Many people feel trapped in an unhappy marriage unable to move on as they simply don’t know their options for funding a divorce, believe they cannot afford to pay for a divorce or fund the cost of obtaining a financial settlement. The aim of this article is to offer practical advice explaining both traditional and creative funding options for people wishing to divorce and settle their financial claims.
Hourly rate charges
Family law solicitors are more frequently than not paid on the basis of an hourly charging rate. This rate is fixed but varies greatly depending on the solicitors’ geographical location, experience and type of firm within which he or she works. (The Supreme Court Costs Office issue guidelines as to appropriate hourly rates for different level of fee earners in different parts of the country and is a useful reference).
Fixed fees in divorce
Whilst in the main solicitors’ costs are charged on an hourly rate, other funding options are available. Fixed fees are now being increasingly offered for certain parts of a case, or in some circumstances, the entire case such as an undefended divorce.
Sears Tooth Agreements
Some law firms will let clients pay their legal fees when their divorce has concluded and a financial order has been obtained. This is called a “sears tooth agreement”, which is a deed that assigns the client’s legal settlement to their solicitor to enable them to cover their costs in acting for the client and from which they will take their costs first when the case has concluded. In practice, sears tooth agreements are risky for solicitors and rarely offered.
Legal Services Orders and the Matrimonial Causes Act
Where one spouse is much wealthier than the other, the court can order one spouse to pay towards the other party’s legal fees when funding a divorce. For this to occur, the parties need to agree or an application needs to be made by one party under section 22ZA of the Matrimonial Causes Act 1973. This allows the court to make a Legal Services Order directing one party to pay a sum of money to the other for the purpose of enabling that person to pay for legal services. The court will only make the order if it is satisfied that without it the applicant would not reasonably be able to obtain legal services, so the applicant will need to produce evidence that he or she is unable to obtain a commercial loan or enter into a sears tooth agreement with a solicitor.
When deciding whether or not to make a Legal Services Order, the court looks at whether the other party is legally represented and what steps the parties have taken to try to settle the case prior to litigating. Case law indicates that it would be unfair to expect a party to sell or charge his/her home, deplete modest savings, or take on a loan with a high interest rate to fund legal services.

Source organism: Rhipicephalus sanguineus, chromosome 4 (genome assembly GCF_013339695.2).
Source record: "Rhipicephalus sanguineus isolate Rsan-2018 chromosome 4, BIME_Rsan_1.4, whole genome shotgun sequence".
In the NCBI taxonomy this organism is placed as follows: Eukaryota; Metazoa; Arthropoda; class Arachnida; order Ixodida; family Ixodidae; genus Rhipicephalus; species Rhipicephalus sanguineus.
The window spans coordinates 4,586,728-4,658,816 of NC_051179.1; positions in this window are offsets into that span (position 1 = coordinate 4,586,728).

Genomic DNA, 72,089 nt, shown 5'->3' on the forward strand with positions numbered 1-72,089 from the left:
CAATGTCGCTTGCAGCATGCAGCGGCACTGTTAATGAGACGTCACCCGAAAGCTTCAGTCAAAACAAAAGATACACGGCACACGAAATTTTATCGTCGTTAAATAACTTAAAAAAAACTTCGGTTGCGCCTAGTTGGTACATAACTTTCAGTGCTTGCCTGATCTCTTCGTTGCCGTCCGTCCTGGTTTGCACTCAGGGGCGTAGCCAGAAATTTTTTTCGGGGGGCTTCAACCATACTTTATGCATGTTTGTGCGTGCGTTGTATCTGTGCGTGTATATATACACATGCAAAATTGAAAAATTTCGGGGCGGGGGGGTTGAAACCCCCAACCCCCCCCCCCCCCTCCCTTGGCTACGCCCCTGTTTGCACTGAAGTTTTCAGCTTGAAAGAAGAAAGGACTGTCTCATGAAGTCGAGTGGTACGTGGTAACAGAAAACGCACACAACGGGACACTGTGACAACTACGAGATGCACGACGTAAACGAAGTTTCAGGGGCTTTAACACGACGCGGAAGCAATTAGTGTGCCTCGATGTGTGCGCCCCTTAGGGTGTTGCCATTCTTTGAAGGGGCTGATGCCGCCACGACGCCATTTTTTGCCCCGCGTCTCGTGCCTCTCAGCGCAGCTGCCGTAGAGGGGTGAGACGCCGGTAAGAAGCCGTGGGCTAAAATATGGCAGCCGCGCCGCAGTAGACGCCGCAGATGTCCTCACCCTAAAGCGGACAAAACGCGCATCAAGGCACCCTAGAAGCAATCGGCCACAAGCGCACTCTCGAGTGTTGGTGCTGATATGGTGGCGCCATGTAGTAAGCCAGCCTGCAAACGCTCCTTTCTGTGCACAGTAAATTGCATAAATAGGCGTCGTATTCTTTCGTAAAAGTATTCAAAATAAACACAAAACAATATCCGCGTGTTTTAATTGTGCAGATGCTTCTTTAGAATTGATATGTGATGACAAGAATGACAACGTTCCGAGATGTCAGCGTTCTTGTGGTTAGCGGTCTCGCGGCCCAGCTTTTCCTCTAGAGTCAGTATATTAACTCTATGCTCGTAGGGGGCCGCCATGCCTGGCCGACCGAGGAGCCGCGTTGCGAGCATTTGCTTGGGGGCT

Borrowing money, Matrimonial litigation funding and litigation loans
Sometimes the only practical solution is for a client to borrow money by using a credit card or bank loan to pay legal fees. However, it is becoming more common for some banks to lend money to fund matrimonial litigation and there are also specialist companies that offer ‘litigation loans’, again usually in cases where one spouse is significantly wealthier than the other. The lender will assess the assets available for distribution in a client’s case and take a view on the likely settlement he or she will receive. These loans are subject to strict lending criteria. Once a financial order is in place, the loan will be repaid from the financial settlement monies received before being released to the client.
Loan agreements in divorce
Many clients lend money from friends and family for funding a divorce and litigation. In this situation it is important that a loan agreement is in place setting out specific terms of repayment and interest as there is a risk that the court might treat the loan as “soft” and not take the loan into account when considering how to divide the assets.
It is important that your solicitor discusses the question of costs clearly from the outset with you.